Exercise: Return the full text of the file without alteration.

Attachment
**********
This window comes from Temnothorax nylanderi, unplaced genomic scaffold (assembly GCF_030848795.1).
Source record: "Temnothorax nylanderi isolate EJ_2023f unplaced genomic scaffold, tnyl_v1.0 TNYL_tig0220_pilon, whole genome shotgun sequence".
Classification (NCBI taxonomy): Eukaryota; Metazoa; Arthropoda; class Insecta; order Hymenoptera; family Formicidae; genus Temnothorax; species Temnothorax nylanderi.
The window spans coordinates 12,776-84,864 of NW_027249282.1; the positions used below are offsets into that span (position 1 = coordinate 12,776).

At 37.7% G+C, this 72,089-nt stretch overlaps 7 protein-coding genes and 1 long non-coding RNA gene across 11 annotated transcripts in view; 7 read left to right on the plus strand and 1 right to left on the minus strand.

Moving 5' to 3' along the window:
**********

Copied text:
This window comes from Temnothorax nylanderi, unplaced genomic scaffold (assembly GCF_030848795.1).
Source record: "Temnothorax nylanderi isolate EJ_2023f unplaced genomic scaffold, tnyl_v1.0 TNYL_tig0220_pilon, whole genome shotgun sequence".
Classification (NCBI taxonomy): Eukaryota; Metazoa; Arthropoda; class Insecta; order Hymenoptera; family Formicidae; genus Temnothorax; species Temnothorax nylanderi.
The window spans coordinates 12,776-84,864 of NW_027249282.1; the positions used below are offsets into that span (position 1 = coordinate 12,776).

At 37.7% G+C, this 72,089-nt stretch overlaps 7 protein-coding genes and 1 long non-coding RNA gene across 11 annotated transcripts in view; 7 read left to right on the plus strand and 1 right to left on the minus strand.

Moving 5' to 3' along the window: